The Centre was delighted to participate in the 8th Asia Pro Bono Conference in Kathmandu, Nepal between 13-15 September 2019. The theme for this year’s conference was Justice for All: Empower – Engage – Sustain. Close to 50 conference sessions over three days emphasised and celebrated the sharing of knowledge and the creation of strong networks among pro bono lawyers in Asia in support of the rule of law and access to justice in the region and beyond. As noted in the introductory session, the conference aimed to “raise the summit of Everest in its achievement”!
The conference was very well-attended, with almost 700 participants attending from over 30 countries. The Centre’s CEO, Gabriela Christian-Hare, attended along with its former CEO, John Corker, who has supported the continuing development of the conference since its inception in 2011.
The focus of this year’s conference continued to be on education and empowerment with a wide range of students attending from Nepal and foreign universities, including QUT in Brisbane. Lawyers from a number of local and global firms attended, including DLA Piper/New Perimeter, Herbert Smith Freehills and White & Case. As always, the range of participants enabled the sharing of varied experiences and perspectives.
The conference opened with a keynote speech from the Honorable Cholendra Shamsher Junga Bahadur Rana, Chief Justice of the Nepal Supreme Court. Other introductory speeches were also made by representatives of the Nepali legal profession and government, including the President of the Nepal Bar Association and the Minister of Law, Justice and Parliamentarian Affairs.
It was a privilege to hear from Hina Jalani, a member of the esteemed group ‘The Elders’ and Co-Chair or the Taskforce for Justice, who launched the Justice for All Final Report in the first plenary. The report provides alarming new data on the scale of the justice gap, indicating that 5.1 billion people, or two-thirds of the world’s population, lack meaningful access to justice. She stressed that justice is at the heart of sustainable development, that access to justice is inherent in all our rights, and the importance of systemic change to create just and inclusive societies.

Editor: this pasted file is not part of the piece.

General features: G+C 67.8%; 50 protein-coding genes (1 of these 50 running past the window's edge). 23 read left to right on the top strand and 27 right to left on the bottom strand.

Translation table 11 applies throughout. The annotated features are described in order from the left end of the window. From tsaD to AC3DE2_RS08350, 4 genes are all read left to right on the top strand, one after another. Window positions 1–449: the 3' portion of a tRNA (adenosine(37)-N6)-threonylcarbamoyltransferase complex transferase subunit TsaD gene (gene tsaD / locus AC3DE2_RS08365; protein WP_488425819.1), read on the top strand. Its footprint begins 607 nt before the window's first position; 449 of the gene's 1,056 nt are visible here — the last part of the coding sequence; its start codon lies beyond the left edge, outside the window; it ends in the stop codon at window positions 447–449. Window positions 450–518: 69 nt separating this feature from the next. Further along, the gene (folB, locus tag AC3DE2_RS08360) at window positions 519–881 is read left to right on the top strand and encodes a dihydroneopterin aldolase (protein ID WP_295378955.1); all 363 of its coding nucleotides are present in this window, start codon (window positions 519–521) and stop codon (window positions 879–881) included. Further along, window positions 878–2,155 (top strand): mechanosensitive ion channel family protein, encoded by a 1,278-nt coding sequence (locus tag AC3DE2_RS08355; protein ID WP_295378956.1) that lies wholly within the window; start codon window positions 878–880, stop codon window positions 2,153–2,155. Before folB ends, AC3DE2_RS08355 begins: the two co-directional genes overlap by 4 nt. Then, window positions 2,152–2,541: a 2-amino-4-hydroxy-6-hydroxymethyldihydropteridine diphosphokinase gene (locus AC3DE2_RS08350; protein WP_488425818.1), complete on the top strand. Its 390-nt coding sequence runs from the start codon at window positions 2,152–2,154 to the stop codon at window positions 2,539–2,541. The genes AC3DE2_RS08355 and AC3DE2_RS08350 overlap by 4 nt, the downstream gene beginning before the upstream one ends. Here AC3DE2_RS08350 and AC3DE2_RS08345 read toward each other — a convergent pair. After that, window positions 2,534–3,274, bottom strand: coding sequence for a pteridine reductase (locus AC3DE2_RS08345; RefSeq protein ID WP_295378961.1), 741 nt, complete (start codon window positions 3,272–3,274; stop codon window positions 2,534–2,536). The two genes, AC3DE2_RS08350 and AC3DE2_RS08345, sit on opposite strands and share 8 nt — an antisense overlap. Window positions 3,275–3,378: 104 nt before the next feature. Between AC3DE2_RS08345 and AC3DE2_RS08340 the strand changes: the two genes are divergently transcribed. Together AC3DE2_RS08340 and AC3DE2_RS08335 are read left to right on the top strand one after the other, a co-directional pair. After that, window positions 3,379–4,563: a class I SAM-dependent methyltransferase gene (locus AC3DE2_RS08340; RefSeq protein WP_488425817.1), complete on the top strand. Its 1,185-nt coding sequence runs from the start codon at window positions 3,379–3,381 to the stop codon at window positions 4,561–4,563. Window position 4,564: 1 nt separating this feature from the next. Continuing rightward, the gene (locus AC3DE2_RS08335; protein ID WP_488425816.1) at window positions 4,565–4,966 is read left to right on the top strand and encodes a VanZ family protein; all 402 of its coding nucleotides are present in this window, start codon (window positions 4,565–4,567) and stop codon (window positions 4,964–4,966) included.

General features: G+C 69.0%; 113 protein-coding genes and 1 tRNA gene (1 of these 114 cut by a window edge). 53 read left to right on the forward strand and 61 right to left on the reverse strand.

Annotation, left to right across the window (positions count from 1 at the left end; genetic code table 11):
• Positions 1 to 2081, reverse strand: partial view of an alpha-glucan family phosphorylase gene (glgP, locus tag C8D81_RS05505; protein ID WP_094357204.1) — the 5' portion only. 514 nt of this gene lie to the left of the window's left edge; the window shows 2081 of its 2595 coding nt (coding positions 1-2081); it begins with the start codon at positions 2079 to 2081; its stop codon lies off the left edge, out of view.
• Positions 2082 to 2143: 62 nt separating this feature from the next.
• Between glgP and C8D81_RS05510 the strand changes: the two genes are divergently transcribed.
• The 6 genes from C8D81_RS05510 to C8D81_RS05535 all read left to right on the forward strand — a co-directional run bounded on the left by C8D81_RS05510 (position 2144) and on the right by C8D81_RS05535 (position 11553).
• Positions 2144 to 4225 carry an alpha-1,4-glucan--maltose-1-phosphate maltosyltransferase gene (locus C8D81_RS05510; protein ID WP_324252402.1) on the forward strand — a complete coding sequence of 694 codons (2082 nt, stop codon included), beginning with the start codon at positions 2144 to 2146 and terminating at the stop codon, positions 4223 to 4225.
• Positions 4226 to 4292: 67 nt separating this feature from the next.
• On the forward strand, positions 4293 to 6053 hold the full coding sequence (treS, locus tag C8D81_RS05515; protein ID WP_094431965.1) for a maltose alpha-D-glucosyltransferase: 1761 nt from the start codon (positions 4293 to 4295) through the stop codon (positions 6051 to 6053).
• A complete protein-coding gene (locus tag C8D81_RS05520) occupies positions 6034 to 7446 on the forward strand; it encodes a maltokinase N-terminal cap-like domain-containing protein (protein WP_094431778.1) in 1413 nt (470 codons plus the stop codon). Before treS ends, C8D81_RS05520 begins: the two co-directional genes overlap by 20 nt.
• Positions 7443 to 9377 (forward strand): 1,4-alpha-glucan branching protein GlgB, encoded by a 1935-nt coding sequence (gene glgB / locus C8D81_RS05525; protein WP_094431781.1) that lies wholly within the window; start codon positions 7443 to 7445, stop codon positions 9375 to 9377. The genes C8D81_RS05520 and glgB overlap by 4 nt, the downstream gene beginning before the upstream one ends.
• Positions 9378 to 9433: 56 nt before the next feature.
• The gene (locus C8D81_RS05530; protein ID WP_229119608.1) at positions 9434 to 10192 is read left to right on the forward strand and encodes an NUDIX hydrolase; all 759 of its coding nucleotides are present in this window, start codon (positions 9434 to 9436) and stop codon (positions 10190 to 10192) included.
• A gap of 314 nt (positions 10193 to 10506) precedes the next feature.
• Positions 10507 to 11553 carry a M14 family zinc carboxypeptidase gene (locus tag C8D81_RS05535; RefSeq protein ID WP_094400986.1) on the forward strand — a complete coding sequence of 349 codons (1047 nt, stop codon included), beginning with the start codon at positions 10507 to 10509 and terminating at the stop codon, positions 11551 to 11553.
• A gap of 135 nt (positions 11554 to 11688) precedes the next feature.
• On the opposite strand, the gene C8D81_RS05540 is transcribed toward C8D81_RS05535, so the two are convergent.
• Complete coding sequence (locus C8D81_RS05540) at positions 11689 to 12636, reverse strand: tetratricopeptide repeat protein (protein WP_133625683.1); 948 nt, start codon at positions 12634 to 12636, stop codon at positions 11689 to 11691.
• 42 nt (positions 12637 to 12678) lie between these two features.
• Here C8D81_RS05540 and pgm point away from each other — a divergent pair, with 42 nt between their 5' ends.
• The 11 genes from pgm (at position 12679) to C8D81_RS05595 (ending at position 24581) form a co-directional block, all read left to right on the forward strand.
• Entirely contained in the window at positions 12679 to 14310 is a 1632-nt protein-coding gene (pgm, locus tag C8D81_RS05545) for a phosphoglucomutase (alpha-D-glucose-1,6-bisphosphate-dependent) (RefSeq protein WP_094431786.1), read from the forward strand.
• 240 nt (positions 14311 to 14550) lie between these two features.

This year the conference focused heavily on particular areas of prevalent unmet legal need in the region, including addressing the root causes of statelessness in Asia, pro bono assistance in death penalty matters (facilitated by the Centre’s John Corker), pro bono and ageing populations, pro bono assistance during post disaster periods, transforming the rights of persons with disabilities, pro bono for human trafficking victims, empowerment of prisoners, combating gender based violence, reproductive rights, assistance to refugees and asylum seekers, and business and human rights in Asia.
Interspersed with these sessions were discussions on systemic change, including the role of bar associations in supporting pro bono, strengthening paralegalism in Asia, engaging pro bono support from the judiciary, strengthening pro bono through technology and creating effective frameworks to promote and protect economic, social and cultural rights.
This conference is striking in the breadth of jurisdictions represented in panel discussions and the diverse and grassroots experiences shared. This year there was an even deeper focus on the Asian Subcontinent, with Bangladesh, India and Pakistan highly represented in panel discussions, and of course significant discussion about access to justice in Nepal as the host country.
In the preceding and succeeding days of the conference related workshops were held as part of the A2J (Access to Justice) Exchange. This amounted to ten full day workshops (including the three-day Asia Pro Bono Conference), with total participants numbering well over 1200 persons from throughout Asia and the globe, all supporting access to justice and strengthening and expanding pro bono initiatives. The conference organisers, including BABSEACLE, iprobono and numerous others, are to be congratulated for providing an inspirational few days of learning, relationship building and collaboration in support of access to justice.
The conference moves to a different Asian city each year. Next year’s 9th Asia Pro Bono Conference will take place in Manila, the Philippines.